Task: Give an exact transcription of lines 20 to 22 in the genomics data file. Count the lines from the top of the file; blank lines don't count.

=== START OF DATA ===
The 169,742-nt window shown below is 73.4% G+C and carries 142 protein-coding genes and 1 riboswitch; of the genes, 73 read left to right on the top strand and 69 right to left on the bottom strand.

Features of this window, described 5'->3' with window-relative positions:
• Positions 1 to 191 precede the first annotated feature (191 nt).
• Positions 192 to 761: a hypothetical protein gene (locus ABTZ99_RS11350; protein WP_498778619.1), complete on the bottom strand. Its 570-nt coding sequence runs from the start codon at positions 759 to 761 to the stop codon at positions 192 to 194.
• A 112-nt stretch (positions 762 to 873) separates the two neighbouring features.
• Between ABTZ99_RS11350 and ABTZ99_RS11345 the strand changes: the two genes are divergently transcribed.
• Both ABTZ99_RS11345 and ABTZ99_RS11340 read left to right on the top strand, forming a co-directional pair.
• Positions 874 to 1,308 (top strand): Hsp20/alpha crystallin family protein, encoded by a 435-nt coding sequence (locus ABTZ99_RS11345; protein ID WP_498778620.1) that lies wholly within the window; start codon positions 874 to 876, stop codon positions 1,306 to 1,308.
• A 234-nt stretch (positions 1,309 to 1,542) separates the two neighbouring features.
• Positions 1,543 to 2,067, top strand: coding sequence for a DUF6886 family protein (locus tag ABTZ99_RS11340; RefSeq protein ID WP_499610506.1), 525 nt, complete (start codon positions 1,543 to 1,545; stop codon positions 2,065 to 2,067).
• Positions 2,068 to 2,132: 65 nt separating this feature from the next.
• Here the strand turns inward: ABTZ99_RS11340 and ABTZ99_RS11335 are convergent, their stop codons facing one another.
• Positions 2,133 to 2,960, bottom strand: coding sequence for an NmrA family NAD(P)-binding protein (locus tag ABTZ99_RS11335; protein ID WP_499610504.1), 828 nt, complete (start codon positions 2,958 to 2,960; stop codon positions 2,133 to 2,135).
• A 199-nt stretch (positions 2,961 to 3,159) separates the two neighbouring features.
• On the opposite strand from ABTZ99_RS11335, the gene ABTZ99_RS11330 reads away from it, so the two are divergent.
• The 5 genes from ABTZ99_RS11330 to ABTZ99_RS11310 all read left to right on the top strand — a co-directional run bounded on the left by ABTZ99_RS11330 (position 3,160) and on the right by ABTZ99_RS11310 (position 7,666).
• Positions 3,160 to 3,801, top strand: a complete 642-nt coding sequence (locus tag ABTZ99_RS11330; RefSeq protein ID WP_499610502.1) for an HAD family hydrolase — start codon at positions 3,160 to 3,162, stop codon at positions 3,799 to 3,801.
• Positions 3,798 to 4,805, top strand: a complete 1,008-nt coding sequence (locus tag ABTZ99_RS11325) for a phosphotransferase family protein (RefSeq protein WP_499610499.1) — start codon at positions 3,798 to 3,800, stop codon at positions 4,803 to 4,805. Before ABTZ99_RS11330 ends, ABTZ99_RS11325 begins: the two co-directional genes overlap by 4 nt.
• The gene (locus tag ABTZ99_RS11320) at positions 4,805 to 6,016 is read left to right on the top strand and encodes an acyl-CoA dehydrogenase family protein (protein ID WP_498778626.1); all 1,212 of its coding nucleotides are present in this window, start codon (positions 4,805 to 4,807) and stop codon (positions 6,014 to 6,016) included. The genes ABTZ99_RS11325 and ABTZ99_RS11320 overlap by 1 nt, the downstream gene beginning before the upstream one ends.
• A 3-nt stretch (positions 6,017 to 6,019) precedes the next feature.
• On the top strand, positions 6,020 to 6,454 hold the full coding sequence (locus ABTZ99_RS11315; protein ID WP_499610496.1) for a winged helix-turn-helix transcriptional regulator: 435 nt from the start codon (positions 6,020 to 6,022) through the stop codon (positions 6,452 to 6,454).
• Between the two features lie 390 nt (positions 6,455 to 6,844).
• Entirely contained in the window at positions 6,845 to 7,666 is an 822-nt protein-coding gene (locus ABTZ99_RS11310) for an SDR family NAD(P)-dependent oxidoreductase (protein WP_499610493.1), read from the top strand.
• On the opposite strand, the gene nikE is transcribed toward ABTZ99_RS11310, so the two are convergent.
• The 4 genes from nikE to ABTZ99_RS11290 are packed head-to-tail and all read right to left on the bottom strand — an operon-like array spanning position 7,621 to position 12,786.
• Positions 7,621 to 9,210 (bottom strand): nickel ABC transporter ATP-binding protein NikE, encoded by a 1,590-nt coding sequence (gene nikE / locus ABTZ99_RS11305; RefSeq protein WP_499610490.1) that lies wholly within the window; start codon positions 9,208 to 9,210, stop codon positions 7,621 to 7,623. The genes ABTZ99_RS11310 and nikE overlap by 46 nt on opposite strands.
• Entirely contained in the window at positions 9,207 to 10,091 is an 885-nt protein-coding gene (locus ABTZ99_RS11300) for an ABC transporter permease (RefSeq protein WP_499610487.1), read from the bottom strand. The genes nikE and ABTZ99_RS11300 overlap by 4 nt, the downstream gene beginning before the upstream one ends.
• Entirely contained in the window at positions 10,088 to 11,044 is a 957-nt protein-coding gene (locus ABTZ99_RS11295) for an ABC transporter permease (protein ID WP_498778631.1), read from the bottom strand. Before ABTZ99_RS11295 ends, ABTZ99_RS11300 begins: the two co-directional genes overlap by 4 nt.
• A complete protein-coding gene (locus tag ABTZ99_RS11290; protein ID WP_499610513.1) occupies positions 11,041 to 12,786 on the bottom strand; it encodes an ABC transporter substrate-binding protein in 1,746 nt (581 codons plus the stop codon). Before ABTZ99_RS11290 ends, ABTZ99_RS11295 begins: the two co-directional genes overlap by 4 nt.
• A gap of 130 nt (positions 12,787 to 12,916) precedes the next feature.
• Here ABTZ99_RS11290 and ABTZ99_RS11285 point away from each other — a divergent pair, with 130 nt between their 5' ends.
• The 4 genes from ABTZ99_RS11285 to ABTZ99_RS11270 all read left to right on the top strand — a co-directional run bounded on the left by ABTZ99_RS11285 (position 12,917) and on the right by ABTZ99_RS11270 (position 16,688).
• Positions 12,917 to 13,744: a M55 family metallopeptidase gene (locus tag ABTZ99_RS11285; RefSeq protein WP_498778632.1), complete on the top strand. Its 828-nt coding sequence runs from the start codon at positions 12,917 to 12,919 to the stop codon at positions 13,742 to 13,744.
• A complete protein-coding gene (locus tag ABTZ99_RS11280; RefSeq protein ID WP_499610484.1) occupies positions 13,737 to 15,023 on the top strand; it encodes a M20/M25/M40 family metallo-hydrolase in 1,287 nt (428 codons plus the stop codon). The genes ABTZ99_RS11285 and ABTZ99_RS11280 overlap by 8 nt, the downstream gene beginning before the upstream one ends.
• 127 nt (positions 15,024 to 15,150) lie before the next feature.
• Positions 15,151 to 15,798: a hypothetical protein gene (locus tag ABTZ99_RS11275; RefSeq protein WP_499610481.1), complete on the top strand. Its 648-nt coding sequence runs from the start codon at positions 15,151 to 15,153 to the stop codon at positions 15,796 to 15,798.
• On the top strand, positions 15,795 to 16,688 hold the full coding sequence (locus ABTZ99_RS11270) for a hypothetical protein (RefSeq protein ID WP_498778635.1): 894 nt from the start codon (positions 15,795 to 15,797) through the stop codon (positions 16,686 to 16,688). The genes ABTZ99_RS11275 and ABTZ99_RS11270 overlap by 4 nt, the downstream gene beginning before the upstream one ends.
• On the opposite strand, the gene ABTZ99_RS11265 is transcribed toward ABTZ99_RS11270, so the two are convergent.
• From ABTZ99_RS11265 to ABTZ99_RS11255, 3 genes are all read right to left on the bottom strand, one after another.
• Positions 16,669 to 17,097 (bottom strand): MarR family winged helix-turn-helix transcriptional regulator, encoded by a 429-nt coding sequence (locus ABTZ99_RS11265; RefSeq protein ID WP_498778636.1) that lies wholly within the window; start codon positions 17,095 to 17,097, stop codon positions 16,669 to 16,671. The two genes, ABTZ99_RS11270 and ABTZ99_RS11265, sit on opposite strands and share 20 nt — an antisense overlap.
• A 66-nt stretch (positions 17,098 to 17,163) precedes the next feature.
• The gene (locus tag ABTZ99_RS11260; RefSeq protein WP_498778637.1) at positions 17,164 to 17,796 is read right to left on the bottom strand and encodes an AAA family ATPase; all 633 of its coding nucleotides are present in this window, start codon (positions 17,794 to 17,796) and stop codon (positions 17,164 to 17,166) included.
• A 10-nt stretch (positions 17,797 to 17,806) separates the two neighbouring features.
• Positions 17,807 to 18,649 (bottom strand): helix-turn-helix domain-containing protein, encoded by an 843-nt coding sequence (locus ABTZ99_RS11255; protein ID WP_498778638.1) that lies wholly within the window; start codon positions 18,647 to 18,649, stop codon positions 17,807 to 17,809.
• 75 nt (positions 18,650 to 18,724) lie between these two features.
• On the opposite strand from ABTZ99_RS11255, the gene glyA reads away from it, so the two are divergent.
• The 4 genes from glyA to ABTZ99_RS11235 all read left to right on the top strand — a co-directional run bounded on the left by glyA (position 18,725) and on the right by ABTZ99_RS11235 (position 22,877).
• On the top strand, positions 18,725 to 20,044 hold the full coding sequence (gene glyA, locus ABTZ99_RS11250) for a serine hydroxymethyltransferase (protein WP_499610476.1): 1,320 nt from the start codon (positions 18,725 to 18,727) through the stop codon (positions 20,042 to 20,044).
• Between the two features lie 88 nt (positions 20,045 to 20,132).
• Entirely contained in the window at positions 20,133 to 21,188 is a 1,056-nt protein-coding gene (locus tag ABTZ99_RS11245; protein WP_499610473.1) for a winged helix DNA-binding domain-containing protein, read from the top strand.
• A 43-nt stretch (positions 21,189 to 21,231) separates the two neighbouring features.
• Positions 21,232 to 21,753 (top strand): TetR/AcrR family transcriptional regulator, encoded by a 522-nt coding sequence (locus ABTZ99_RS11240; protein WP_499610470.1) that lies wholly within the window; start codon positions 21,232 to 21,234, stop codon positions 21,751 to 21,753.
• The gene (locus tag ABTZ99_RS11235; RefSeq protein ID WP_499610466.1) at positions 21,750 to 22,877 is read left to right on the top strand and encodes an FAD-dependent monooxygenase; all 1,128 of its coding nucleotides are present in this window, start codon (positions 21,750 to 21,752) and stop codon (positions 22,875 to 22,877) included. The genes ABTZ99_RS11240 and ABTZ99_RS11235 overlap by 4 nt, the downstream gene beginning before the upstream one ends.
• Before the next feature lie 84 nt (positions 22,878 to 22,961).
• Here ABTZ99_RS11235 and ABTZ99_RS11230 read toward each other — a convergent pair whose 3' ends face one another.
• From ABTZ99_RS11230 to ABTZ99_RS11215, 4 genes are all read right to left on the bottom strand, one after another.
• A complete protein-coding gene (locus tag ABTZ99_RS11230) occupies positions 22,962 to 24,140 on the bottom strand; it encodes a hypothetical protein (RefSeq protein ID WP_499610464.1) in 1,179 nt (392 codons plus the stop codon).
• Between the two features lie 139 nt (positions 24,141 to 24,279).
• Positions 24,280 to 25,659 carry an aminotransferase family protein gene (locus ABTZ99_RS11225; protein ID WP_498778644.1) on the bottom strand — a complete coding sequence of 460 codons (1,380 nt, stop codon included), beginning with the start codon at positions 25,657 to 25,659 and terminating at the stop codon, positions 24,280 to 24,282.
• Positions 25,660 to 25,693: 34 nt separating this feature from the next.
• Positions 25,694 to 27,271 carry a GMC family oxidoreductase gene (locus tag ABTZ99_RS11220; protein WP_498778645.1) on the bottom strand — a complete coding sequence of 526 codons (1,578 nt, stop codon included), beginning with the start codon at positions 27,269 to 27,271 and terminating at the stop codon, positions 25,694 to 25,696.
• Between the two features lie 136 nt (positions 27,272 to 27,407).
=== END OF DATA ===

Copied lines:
• A 3-nt stretch (positions 6,017 to 6,019) precedes the next feature.
• On the top strand, positions 6,020 to 6,454 hold the full coding sequence (locus ABTZ99_RS11315; protein ID WP_499610496.1) for a winged helix-turn-helix transcriptional regulator: 435 nt from the start codon (positions 6,020 to 6,022) through the stop codon (positions 6,452 to 6,454).
• Between the two features lie 390 nt (positions 6,455 to 6,844).